Dispatcher mental health issues should be addressed, committee told

Emotional dispatcher tells lawmakers of the needs

FRANKFORT, Ky. (WTVQ) – They hear and deal with things in person that most people can only imagine through TV and movies.

Shooting victims, people considering suicide, officers in trouble, people taking their last breaths. They are emergency dispatchers and they save lives.

But often after a disaster or tragedy, their emotions often are the last to be considered. That needs to change, state lawmakers were told Wednesday as they heard sometimes tearful testimony about the need for mental health services for dispatchers.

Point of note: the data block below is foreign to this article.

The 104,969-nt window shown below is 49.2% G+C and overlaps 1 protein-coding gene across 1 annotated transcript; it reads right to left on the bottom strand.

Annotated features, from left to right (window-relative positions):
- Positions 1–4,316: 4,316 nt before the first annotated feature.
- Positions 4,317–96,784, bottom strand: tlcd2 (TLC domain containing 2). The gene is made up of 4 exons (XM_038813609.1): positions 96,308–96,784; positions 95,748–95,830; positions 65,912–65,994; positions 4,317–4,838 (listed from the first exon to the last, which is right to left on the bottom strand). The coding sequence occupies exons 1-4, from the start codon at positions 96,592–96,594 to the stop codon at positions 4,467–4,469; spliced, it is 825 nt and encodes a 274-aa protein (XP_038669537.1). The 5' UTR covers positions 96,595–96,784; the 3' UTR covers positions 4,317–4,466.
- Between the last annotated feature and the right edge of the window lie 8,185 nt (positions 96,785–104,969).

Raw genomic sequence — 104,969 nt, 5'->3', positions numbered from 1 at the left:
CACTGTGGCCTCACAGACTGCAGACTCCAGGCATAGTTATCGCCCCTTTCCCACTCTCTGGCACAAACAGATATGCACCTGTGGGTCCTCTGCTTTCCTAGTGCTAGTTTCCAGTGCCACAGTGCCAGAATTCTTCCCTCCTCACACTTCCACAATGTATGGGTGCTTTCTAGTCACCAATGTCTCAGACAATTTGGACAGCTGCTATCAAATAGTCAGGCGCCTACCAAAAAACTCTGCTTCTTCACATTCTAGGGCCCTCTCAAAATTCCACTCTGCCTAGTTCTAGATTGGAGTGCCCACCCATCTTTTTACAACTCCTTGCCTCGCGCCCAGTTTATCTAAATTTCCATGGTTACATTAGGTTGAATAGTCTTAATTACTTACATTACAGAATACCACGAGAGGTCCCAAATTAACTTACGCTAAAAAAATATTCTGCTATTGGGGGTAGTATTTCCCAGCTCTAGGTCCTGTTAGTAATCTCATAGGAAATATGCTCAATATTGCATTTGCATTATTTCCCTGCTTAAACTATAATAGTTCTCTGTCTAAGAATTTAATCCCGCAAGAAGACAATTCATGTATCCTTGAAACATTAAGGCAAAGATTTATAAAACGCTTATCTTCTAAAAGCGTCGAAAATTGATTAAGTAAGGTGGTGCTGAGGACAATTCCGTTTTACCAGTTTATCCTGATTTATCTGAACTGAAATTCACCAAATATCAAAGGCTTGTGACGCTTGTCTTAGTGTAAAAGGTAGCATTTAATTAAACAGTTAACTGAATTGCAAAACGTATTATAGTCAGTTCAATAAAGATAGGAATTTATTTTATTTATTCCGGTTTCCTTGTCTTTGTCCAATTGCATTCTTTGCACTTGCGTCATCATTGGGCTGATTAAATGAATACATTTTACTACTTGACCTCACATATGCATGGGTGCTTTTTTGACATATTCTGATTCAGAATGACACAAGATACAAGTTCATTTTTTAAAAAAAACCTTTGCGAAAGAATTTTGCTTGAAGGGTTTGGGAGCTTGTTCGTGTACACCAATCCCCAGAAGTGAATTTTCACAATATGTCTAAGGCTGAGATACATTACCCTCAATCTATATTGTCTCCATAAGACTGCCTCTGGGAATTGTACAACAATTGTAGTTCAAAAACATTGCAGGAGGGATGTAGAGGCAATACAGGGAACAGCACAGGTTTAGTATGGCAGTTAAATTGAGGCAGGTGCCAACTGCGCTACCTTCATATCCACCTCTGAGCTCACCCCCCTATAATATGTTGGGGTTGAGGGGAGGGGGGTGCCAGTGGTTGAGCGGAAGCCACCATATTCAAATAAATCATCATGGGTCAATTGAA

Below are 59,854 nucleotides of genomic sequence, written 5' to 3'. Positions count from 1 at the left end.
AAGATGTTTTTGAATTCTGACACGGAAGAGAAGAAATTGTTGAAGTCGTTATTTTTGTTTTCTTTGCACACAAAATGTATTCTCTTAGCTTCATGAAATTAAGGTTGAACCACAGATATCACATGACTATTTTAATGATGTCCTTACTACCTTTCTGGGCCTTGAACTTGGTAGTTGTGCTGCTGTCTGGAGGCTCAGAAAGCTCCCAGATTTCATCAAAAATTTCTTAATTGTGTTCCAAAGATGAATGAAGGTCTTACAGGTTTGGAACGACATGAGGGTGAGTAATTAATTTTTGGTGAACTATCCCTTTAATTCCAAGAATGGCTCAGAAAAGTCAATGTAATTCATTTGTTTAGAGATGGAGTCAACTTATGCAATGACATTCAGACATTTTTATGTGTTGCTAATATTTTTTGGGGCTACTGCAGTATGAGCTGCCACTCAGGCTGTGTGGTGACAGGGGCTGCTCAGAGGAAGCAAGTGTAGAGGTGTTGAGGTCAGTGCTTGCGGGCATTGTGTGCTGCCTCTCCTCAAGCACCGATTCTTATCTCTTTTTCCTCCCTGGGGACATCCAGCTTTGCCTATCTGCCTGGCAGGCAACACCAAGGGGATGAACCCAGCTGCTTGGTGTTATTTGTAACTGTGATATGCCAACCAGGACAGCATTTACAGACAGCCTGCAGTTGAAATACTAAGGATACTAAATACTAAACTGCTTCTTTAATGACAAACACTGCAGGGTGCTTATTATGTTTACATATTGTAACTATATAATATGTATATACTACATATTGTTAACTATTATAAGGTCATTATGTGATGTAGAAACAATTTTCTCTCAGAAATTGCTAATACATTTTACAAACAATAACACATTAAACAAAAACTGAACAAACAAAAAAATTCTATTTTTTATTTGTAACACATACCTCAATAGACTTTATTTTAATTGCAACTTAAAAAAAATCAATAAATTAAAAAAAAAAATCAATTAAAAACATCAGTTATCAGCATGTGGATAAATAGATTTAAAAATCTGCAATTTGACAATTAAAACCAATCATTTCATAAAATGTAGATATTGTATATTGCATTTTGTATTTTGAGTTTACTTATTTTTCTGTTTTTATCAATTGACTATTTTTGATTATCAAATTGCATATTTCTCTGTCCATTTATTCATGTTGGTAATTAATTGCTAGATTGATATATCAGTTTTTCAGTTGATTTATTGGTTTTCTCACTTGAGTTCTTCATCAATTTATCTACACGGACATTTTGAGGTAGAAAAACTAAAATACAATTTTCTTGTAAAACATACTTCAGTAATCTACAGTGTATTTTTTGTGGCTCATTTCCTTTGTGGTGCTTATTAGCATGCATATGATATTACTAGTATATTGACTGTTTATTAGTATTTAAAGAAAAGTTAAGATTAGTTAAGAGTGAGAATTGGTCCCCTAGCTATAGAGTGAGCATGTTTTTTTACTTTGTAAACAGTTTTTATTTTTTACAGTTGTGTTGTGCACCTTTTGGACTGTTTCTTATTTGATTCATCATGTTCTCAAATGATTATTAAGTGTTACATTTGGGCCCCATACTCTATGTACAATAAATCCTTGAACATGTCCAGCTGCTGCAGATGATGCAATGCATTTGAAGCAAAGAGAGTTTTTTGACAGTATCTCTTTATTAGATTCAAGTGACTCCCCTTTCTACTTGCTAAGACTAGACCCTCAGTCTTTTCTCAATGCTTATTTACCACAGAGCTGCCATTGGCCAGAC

“We’re the last to be considered, we’re the last to be thought about, even at an agency level. We don’t get offered debriefings. There’s a lot of us that will have a trauma call, the fire, the EMS, the police will get a debriefing, make sure everybody’s OK. That dispatcher is sitting behind that mic still doing their job,” dispatcher Carissa Smith told the Legislature’s Interim Committee on Veterans, Military Affairs and Public Protection. Carissa

Proposals are being drafted that would provide funding and other assistance for counseling and other services for dispatchers and their departments.

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